I am, sadly, of such advanced years that I can recall the days when cars were allowed to pull up and park on Princes Street. I remember my folks driving up to just outside RW Forsyth’s or Jenners, slotting their white Vauxhall Viva estate into a space, and off we went.
No parking ticket to worry about, no parking charges, no risk of the car being obliterated by a bulldozer ripping up the road to make a tram line. Just straight out the car and into the shops, a bite to eat and then off home again to Falkirk.
What made those infrequent 1970s jaunts to Edinburgh so exciting for me were the shops. Great big meccas to the art of buying, stuffed with things I definitely never saw on sale at home, displayed in grandeur and sold with ceremony and flair that seemed to suggest you were worshipping at the feet of the shopping gods.
Had the good Lord granted these stores a voice, they would surely have declared in Miss Jean Brodie tones that they were indeed the “crème de la crème”, simply much better, smarter and far more luxurious than anything sad old third rate Falkirk – which didn’t even have a Marks & Spencer – might have to offer.
Polished brass and stained glass, grand staircases and glittering chandeliers. On the shelves were exciting things from home and far-flung places, things you didn’t know you needed and clothes that were made by craftsmen and women and not churned out, mass produced by desperate foreign workers.
They were bought, carefully wrapped and slotted into a carrier bag you were proud to be seen swinging.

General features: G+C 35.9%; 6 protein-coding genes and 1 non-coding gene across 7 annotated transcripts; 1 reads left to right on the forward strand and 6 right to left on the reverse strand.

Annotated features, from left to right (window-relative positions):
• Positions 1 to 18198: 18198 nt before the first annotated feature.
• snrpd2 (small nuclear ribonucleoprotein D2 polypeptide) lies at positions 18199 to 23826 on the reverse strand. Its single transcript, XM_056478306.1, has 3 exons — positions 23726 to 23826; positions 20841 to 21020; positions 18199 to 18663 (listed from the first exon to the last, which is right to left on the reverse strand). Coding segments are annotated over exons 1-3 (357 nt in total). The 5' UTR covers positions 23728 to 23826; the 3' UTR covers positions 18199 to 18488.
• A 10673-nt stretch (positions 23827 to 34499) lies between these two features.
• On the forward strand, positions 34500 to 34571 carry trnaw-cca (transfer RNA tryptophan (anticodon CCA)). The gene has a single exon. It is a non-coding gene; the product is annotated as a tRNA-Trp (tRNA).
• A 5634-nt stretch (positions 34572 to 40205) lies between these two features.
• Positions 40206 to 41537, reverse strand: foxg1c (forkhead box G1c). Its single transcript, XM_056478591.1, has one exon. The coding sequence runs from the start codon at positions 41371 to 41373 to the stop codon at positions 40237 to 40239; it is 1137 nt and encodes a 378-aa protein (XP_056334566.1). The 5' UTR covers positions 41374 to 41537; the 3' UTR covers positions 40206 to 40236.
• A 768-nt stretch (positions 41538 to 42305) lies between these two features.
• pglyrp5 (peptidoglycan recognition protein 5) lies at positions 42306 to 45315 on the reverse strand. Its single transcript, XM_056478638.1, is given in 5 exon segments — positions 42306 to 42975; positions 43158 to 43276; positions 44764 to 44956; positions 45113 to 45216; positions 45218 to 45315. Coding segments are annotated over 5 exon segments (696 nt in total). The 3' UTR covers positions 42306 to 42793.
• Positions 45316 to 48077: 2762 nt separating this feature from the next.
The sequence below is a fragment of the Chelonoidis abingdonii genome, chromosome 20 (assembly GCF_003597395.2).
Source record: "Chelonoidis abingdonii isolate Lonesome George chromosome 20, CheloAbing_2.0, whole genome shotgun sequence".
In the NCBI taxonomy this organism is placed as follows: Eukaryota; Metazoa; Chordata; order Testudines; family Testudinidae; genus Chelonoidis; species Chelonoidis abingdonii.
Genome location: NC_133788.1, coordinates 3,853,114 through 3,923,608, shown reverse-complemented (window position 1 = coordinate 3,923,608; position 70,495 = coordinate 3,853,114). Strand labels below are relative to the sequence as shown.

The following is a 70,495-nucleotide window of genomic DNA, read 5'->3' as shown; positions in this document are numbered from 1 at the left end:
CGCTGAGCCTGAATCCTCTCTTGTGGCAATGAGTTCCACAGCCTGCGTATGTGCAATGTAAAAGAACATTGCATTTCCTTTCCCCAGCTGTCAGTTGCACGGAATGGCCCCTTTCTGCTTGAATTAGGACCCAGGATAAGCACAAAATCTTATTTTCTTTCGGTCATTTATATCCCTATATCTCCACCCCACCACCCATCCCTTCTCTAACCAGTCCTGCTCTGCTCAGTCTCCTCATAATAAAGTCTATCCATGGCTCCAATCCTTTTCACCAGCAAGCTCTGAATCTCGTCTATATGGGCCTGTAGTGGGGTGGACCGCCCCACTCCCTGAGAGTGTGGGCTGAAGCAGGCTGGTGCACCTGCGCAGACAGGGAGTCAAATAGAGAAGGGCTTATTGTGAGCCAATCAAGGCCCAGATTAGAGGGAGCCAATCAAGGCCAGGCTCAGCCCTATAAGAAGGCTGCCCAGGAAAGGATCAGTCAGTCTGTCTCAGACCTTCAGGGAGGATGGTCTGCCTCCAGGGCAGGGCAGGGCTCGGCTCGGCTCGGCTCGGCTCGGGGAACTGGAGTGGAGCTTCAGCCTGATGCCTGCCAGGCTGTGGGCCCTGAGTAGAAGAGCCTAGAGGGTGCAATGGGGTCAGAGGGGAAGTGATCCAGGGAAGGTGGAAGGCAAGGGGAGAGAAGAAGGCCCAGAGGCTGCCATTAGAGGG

Of course like the free for all car parking, those days drifted away a good few years ago. Greedy High Street chains gobbled up the street, sucking away what made it special – apart from the view – and left just a glorified version of any high street.
Jenners was last to fall. Former rivals Frasers swooped and killed the street’s fatted calf, and once individual and unique, Jenners just became another Frasers and I, for one, wasn’t impressed.
Now, having limped on for far too long, efforts are under way to give Jenners a shot in the arm. The store’s management has teamed up with Edinburgh deli favourites Valvona & Crolla to create a small flavour of how things once were in the form of a 3000sq ft gift hall stocked with individual Scottish brands.
John Murphy, the shop’s manager, says the products echo the “heritage of Jenners”. Eventually, around 50 brands of items will become available – not exactly a whole shop but a start.
Named the Scottish Gift Hall, no doubt it’s aimed at recapturing a the tourist market, the ones who read about this marvellous Victorian shopping heaven and visit, only to leave with a Frasers bag containing something made in China.
But for those of us with fond memories of the way it was, there’s a wee flicker of hope on the horizon.
We might never again park right outside our favourite shop, but at least we might once more actually want to go through its doors.